Israeli Prime Minister Netanyahu To Visit Trump For The 5th Time
RACHEL MARTIN, HOST:
Israeli Prime Minister Benjamin Netanyahu visits President Trump at the White House today. It is the fifth time the two have met since Trump became president. The meeting comes at a critical time for both leaders. Yes, they will be talking about efforts to contain Iran's influence in the region and the contentious Middle East peace process. But each of them is also facing legal troubles that threaten to derail their respective political agendas. NPR's Daniel Estrin is traveling with the Israeli prime minister. And he joins us in our studios here in Washington.
Hey, Daniel. Nice to have you here.
DANIEL ESTRIN, BYLINE: Hi. Good to be here.
MARTIN: So both Trump and Netanyahu face their own political challenges in this moment, as we said. How might the timing of this particular meeting affect the substance of it?
ESTRIN: It really is critical timing. And, actually, just a day before Netanyahu left for Washington, police grilled him for several hours about suspected corruption. It's one of three separate corruption cases that Netanyahu is facing. And, really, his political future is in question here. On the flight to Washington, he - Netanyahu - he was sitting in business class. We, reporters, were in the back. And the Israeli reporters in the group were chatting about his future; what's going to happen? Will there be early elections? Will Netanyahu go?
Netanyahu says he did nothing wrong. He is reacting to the police investigations in a way that is very - it shares a lot in common with Trump. He's questioned the motives of law enforcement. He's accused the media of a witch hunt. But looking at Netanyahu sitting - standing on the tarmac before getting on that plane, he was confident. He was radiant, almost. And on this trip, he is going to be highlighting his close, personal relationship with Trump and trying to, you know - he'll look like a statesman. He'll look like - almost like Trump's equal. And that will score him a lot of points back home.
MARTIN: So, I mean, any time these two leaders get together, there's a lot on the agenda. Can we tick through a couple of these things? They've got the embassy they got to talk about, right?
ESTRIN: Right. And this is actually the first time that Trump and Netanyahu are meeting since Trump announced that he's going to move the embassy in May. Netanyahu says he'll raise the possibility with Trump of Trump coming to Jerusalem to inaugurate that embassy in May. But at the top of the list is Iran. Last month, there was this major confrontation, the first such confrontation between Israeli and Iranian forces in Syria. Israel is very concerned about deepening Iranian involvement in Syria. So this is going to be at the top of the agenda - the Iranian nuclear deal, as well.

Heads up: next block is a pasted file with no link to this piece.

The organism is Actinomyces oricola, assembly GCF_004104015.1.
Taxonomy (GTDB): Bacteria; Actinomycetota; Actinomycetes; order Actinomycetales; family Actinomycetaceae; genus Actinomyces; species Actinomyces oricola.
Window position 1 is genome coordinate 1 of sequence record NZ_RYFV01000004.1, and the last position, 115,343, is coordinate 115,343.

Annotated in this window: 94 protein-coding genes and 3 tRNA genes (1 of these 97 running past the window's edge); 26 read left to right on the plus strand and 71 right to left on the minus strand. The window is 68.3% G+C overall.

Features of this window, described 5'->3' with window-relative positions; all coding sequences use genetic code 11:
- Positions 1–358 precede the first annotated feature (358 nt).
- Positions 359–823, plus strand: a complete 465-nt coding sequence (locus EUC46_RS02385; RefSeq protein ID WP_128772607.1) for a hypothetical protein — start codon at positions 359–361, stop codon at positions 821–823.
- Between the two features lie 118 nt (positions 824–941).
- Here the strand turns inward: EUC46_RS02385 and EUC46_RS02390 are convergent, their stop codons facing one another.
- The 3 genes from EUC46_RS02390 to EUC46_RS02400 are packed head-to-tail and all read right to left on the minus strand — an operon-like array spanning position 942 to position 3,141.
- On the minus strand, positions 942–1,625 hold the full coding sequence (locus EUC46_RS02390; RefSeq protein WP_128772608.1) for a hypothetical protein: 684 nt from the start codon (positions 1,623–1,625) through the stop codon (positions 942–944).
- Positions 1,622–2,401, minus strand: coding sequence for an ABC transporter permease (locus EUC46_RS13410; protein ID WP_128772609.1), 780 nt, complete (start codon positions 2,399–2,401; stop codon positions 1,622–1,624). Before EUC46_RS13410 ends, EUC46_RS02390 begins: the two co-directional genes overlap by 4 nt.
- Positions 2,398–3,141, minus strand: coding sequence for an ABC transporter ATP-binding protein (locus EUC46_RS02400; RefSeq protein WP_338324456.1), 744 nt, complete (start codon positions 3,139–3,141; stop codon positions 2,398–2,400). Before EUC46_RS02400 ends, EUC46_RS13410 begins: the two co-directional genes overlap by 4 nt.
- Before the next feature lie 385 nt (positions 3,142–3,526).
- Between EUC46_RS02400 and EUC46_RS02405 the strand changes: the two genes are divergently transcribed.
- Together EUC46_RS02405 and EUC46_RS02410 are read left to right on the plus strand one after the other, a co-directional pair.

ESTRIN: The peace process you'd think would be high on the agenda. But the two sides put out statements today about what's going to be discussed. And the peace process is literally at the bottom of the list.
MARTIN: But doesn't the administration have, like, a big Mideast peace proposal that's in the offing?
ESTRIN: The ultimate deal for Mideast peace is right. That's what Trump has said he's working on. The administration keeps promising that it's going to come soon.
MARTIN: Although Jared Kushner was supposed to be leading this effort - the president's son-in-law who's now had some problems with his security clearance.
ESTRIN: That's right. And one big problem - the Palestinians are boycotting the administration altogether because of the Jerusalem embassy decision, so a lot of problems there.
MARTIN: All right. So Netanyahu is here for this big summit meeting with President Trump, and then he's moving north. He's heading to New York.
ESTRIN: He's headed to New York, right. He's also in Washington. He's going to address the pro-Israel group AIPAC. He's going to meet with lawmakers on Capitol Hill, newspaper editors in New York. Today, he's also briefing us, the traveling pool of reporters, about what has happened in his White House meeting today. And this is actually a really rare opportunity...
MARTIN: What are you going to ask him?
ESTRIN: ...For journalists to ask Netanyahu questions.
MARTIN: What are you going to ask him?
ESTRIN: We're going to ask him a lot of stuff. Oh, man, I have a lot of questions.
MARTIN: He's got a lot of things to answer for, especially on those corruption cases. Daniel Estrin, our Jerusalem-based correspondent traveling with the Israeli prime minister, Benjamin Netanyahu. Daniel, thanks so much.
ESTRIN: Thank you.
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